Your revenue has taken a hit, somewhere between 30 and 90% if yours is like most Australian businesses. You have applied for every government grant, stood down your staff, negotiated your rent or gone virtual, and now you need to draw breath and wonder – where is my revenue going to come from?
Invest in what you can
International keynote speaker Micheal McQueen was famous for his multi-country speaking gigs and when the airports closed he pondered his future with more than a little anxiety. In less than a week, he built a studio from home and is now delivering his keynotes virtually.
Read how Michael McQueen created his at-home studio From Facebook and Michael McQueen
For your business, you might need to search for a different customer or for a different product or service.
Pivot to what sells now
Museum tour guides Museum Hack lost $US2.8 million revenue in 3 days – that’s $4.36 million Australian. They had been developing a side hustle in team building. Based on Google Trends research, they invested in this and now offer virtual team building.
Many Australian boutique brewers are selling hand sanitiser and dressmakers are sewing scrubs for medical professionals. Everyone’s accountants and bookkeepers have gone virtual, and are busier than ever.
Get in touch with your best clients
You have time, so pick up the phone and call your best clients. Not sure who they are? Search your accounting or customer relationship management software for who has paid you the most money for the longest time, or who has been an active client for the longest time. Sometimes, it’s not the big money clients who are your best clients but those that have been with you through thick and thin. Once you have identified who to call, ask them these three questions:
- How are you?
- How is the business going?
- Is there anything we can do to help you get through this?
While your clients may not be able to give you any work at the moment, they will remember that you cared enough to reach out to them. They will remember that you offered to help.
One of our best clients has lost 80% of the team that we usually work with. We offered to provide them with support pro bono until September. They may or may not take us up on our offer but I received an email from their director the same day the offer was made.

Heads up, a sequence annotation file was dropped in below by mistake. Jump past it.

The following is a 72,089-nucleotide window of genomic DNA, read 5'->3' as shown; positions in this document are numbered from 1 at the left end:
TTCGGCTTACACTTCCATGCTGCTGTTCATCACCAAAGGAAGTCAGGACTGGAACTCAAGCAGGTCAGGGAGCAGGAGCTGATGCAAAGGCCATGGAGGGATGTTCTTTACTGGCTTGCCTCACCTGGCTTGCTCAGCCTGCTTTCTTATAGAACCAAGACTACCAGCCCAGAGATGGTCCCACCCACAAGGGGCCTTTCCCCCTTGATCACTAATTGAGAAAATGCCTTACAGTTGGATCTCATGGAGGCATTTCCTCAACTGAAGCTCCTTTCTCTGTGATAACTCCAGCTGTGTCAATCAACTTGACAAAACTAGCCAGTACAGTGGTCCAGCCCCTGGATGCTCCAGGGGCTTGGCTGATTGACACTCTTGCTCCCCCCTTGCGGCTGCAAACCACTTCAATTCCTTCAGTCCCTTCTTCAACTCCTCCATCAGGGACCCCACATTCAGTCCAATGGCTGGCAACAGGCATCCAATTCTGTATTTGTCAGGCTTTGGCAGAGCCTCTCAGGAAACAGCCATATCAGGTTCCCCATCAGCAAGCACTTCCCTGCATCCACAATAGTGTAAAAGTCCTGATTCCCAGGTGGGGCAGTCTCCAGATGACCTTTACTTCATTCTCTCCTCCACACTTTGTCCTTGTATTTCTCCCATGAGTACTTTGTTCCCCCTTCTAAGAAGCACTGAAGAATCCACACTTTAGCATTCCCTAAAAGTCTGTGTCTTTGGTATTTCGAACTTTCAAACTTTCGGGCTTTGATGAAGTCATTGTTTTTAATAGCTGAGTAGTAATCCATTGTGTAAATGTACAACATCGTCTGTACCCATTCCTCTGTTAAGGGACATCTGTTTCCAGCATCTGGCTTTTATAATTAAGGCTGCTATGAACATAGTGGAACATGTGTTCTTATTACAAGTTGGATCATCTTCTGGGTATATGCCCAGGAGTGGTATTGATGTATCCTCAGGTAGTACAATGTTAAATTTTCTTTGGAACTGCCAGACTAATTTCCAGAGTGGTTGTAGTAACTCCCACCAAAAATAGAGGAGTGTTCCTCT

My former pastor in Adelaide is delivering a weekly communion service via YouTube and my cousin who’s a holistic fitness practitioner in Canada is doing the same (but with exercise, not religion) via Facebook.
And this Kiwi company is offering 1,000 free websites (you have to be a New Zealand business). Imagine how many new customers they will have after this!
Facebook has ready-made templates for keeping in touch with clients. Facebook and Instagram have loads of resources for you to up your social media to generate sales leads right now.
Improve your tech stack
Moving your sales to virtual, online or contactless will need you to invest in your tech. Review your tech stack and, before you subscribe to a single paid product, unsubscribe from anything that you can’t use now or can’t use within 6 months.
Review everything from your print management system to your customer relationship management to your email marketing campaigns. Is your printing system well managed, can your remote workers get the tech help they need, are your practices sustainable? If you haven’t used a cloud-based accounting system before now, do it now. Single touch payroll, virtual access to your accounting system by your accountant and bookkeeper will help you show your eligibility for JobKeeper more than anything else.
Develop a product or service you can deliver remotely or contactlessly
Uber Eats quickly moved to contactless delivery and Uber recently signed with Woolworths to deliver groceries.
Bunnings has click in, click out systems for customers, hand sanitising stations, and marks on the floor for 1.5m social distancing and increased delivery options. My local plumber has mandated training in COVID19 infection control measures for all its workers, as well as a range of other measures to instil confidence in its customers. Our building reception is spraying all packages with antiseptic (it may not kill viruses, but I feel better).
Tell your clients a relatable story
While we’ve all been inundated with emails about how much our suppliers care about us in these “unprecedented times”, there are ways to keep in touch with customers that make them stop and read. Yes, you need to be increasing your marketing and social media but make sure that what you have to say is:
- Easy to read or implement
- Helpful right now
Whatever the size of your business, you can be doing something to:
- Reassure your customers that you have measures to keep them safe
- Modify your product or service to what’s needed right now
- Keep your employees busy, in this time of crisis.
What’s worked for you? If you have another idea about what’s working right now, let us know.